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1267Re: [steiner] Re: to experience thinking

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  • Carol
    Oct 18, 2002
      From my reading of your post I would conclude that you find
      Kuhliwind's fundamental distinctions to be a bunch of crap.
      Is that the case?

      Best Wishes,


      P.S. please resond to me offline if you feel that others are
      not interested in this topic. I only post it in the group
      because I am tweeking it a bit, and, perhaps, it is moving in
      a direction of more interest.

      Starman wrote:
      > *******Three responses and there will not be any more.
      > First, for the third
      > time, Steiner himself says NOT to to take a piece of the
      > book here and there
      > separated from the whole and think about it, so I'm not
      > going to do so with
      > you anymore. We would have to take up the book as a whole
      > again to answer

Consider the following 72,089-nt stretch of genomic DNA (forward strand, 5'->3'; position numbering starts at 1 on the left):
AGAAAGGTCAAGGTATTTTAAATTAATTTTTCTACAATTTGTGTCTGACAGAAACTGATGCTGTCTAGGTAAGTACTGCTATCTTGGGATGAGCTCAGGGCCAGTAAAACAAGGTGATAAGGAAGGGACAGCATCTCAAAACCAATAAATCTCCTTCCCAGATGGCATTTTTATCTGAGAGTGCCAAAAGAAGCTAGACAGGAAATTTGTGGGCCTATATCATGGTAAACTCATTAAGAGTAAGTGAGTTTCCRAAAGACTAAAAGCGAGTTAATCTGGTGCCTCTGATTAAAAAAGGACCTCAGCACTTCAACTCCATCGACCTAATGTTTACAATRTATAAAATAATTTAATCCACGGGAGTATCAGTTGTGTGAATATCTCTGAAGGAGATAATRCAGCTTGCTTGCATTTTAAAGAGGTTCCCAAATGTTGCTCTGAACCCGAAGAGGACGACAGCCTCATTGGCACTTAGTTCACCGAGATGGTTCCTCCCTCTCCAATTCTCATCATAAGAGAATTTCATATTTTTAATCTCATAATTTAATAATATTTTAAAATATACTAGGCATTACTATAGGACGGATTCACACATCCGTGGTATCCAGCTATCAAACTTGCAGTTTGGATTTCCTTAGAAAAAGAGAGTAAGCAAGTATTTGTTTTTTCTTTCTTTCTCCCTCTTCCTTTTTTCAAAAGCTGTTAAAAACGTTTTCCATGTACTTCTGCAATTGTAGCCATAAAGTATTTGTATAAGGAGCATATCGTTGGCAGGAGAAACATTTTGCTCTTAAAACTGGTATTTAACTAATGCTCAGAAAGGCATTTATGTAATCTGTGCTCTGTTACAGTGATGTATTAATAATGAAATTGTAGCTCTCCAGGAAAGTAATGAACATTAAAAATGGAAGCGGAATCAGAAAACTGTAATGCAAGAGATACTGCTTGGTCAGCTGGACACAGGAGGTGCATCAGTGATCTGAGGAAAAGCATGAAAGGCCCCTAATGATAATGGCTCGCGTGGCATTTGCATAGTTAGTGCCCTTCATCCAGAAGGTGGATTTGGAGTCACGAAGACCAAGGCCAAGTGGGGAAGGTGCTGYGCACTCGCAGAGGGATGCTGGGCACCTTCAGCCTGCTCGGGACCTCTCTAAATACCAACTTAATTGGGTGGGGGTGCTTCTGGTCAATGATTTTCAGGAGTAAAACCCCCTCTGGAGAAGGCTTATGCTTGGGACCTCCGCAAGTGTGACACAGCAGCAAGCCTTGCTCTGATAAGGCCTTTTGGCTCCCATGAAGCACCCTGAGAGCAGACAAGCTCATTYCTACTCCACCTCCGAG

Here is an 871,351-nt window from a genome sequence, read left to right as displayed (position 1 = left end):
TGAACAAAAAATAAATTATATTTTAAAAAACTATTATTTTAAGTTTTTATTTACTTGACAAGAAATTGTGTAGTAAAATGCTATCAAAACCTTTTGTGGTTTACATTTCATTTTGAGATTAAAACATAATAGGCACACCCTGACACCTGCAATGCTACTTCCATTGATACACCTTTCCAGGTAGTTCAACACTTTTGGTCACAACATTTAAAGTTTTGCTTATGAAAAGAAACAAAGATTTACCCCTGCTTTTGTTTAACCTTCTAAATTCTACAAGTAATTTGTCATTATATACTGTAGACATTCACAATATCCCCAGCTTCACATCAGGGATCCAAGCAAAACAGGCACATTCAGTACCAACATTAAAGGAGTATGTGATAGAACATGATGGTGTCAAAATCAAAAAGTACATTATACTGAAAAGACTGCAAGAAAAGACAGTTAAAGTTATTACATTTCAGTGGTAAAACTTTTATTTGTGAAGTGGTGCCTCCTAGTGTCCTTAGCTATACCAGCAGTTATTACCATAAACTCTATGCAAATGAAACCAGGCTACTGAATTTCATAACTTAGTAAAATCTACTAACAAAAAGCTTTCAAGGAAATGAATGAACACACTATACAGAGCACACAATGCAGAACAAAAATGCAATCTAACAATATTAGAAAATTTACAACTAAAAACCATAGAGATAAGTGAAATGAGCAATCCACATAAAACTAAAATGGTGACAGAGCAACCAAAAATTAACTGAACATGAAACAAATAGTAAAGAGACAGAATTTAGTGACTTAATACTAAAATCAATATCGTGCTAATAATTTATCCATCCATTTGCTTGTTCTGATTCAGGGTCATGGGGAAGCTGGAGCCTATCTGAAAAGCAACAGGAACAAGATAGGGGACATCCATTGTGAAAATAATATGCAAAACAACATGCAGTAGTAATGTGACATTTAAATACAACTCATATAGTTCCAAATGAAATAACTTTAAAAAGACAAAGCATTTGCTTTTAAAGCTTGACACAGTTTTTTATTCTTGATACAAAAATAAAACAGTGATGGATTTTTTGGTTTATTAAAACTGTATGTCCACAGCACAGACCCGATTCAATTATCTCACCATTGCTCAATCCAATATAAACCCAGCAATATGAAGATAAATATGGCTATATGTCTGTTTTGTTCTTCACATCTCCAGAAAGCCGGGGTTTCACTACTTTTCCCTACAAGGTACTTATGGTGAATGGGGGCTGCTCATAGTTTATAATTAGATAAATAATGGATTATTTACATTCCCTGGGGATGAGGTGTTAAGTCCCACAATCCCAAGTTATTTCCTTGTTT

> your questions properly.
      > Second, this is undoubtedly far too pedantic for the
      > other people on this
      > list to have any interest in. In order to TRY to make it
      > relevant to them, I
      > ought to explain that before Steiner began his "spiritual
      > science", he worked
      > and wrote as a philosopher for almost 20 years, and the
      > Philosophie der
      > Freiheit (sometimes translated as the Philosophy of
      > Freedom, although Steiner
      > was quite definite that the title in English should be the
      > Philosophy of
      > Spiritual Activity) was his major work. We read it together
      > here last
      > Christmas, but many people now on the list were not here
      > then. Steiner many
      > times spoke about it as a path whereby one could become
      > aware of the spirit
      > through your thinking, but a path that most people in our
      > time cannot walk.
      > Many of the older generation of anthroposophists used it,
      > and so have I. Lutz